Thanksgiving Potnia Demeter

Today is Thanksgiving Day here in the United States. A day on which to be thankful for the circumstances that have resulted in good things in your life. Primarily food, perhaps, but all good things.

Potnia is a Greek word meaning “Lady” or “Mistress”. It comes from classical Greek, and from Mycenean Greek, and it might ultimately come from the lost Minoan language. It was a title given to Demeter, Persephone, and Artemis, among other goddesses.  I think that Demeter should be the presiding deity over the Thanksgiving Day celebrations.

I placed my new statue of Demeter on a pedestal next to the altar today, and I say this to the Goddess:

Potnia! Potnia! Potnia!

Potnia Demeter!

Hail and thanksgiving to Demeter, Great Goddess.

Praise to Demeter, queen of earth goddesses;  patroness of crops and cultivation; guardian of fields, groves, and gardens, mistress of the growing earth; lady of the grains.

Accept our praise, Great Goddess Demeter, and our thanks for the food which sustains us, and may you grant us abundance.

Praise the Goddess, Potnia Demeter.

Published in: on November 22, 2012 at 12:37 pm  Comments (2)  
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Private Calendars Part 2

Chaos wins and everything changes. The private liturgical calendar that I had outlined previously has come to its end. The only festival days that I have any intention of observing at the moment are March 21 for Wepwawet and April 16 for Apis. These two specific days are the recommendation of an oracle and might be one time events. Anything else I do this year might be on an entirely random basis, guided by the feel of the moment. Then again, I might have an inspiration and devise a new calendar, or revive the old one. Everything is up for grabs right now. I am adrift in a sea of chaotic ideas and possibilities, like a galactic cloud of sparkling stars in many colors. Should I follow this one, or that one?  I like the structured feel of the Roman calendar, but quite a bit of the Roman calendar is very specific to the city of Rome and to a vanished lifestyle which has little relevance to other locations or to modern life. This is even more so for the Athenian and Egyptian calendars.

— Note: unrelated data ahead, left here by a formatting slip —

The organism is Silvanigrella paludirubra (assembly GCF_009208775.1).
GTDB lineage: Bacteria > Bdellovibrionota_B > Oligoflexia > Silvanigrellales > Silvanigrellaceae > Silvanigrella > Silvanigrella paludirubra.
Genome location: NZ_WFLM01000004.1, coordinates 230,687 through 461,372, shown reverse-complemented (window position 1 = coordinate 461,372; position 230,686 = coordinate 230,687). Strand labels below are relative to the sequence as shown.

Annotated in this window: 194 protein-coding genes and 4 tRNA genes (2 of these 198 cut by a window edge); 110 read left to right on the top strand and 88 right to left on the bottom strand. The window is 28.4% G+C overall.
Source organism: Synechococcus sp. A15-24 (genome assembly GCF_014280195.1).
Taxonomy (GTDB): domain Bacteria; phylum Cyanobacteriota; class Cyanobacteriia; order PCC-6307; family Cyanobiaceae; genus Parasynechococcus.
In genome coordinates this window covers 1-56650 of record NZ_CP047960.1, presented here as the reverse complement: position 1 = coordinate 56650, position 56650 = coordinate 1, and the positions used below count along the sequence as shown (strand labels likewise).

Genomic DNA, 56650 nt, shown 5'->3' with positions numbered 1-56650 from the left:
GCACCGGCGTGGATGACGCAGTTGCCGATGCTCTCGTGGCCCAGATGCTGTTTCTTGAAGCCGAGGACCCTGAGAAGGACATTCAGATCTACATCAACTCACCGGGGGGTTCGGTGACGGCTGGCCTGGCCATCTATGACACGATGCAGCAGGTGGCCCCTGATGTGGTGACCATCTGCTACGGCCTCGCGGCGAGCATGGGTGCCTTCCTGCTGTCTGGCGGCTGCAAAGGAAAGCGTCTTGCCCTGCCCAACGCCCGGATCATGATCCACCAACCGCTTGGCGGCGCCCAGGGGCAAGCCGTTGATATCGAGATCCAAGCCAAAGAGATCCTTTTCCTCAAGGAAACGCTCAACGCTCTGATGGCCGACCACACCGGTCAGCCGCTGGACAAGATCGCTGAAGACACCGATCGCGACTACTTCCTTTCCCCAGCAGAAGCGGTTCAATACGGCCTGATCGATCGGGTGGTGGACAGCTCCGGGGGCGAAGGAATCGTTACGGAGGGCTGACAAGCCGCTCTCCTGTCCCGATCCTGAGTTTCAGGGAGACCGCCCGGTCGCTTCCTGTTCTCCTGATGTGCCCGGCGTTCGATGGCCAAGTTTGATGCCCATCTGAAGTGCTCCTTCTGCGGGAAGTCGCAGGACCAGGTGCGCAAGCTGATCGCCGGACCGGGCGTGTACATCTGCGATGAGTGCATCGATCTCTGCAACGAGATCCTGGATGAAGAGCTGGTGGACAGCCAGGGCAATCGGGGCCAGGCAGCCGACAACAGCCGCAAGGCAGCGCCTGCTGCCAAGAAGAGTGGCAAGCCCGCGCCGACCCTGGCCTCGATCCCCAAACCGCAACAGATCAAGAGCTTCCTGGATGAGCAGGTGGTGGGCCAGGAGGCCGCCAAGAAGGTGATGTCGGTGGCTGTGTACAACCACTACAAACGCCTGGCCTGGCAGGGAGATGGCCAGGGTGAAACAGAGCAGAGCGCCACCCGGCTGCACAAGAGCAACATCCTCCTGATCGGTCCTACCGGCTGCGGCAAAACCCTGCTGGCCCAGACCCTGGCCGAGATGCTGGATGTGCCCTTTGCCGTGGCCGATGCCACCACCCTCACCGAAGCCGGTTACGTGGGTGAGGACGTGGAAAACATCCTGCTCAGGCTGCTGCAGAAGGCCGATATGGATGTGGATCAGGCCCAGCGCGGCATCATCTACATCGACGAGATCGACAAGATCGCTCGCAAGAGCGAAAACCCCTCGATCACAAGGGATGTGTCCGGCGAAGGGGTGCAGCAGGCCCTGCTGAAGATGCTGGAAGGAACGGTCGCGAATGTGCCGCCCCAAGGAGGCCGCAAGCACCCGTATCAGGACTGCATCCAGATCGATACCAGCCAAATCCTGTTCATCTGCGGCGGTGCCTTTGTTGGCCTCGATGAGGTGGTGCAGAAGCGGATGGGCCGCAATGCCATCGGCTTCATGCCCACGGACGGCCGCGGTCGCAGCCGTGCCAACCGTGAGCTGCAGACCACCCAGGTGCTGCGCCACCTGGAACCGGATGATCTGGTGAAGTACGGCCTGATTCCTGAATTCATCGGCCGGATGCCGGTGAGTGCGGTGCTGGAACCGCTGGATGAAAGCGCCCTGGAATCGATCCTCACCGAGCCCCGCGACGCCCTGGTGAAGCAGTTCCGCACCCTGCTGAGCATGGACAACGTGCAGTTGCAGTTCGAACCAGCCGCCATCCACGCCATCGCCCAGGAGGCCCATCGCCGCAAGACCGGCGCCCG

I may use statues as a guide. I used to have a fabulous collection of statues, perhaps 80 or 90 pieces. This collection was disposed of a couple of years ago when I ran out of money and almost became a street person. A very close call. The only thing I kept was a replica of the Dancing Faun from the house of that name in Pompeii, which I use as a statue of Faunus. During the last several months I have started a new collection, with figures of Apis, Sobek, Sekhmet, Wepwawet,  Hermes, Pan, Hercules, Poseidon, Amphitrite, and Triton. A statue of Athena is on the way, and I am looking for a Zeus. I was just informed that a Zeus statue that I had ordered is not available until May, if then. Aargh! Back to looking, because I want something right now! So, these would be the deities around whom to design a new calendar. Maybe. I created flat icons for Hekate, Ianus, Antinous, and various associates of Antinous.

Published in: on February 25, 2011 at 7:41 pm  Comments (3)  

Private Calendars and Patron Gods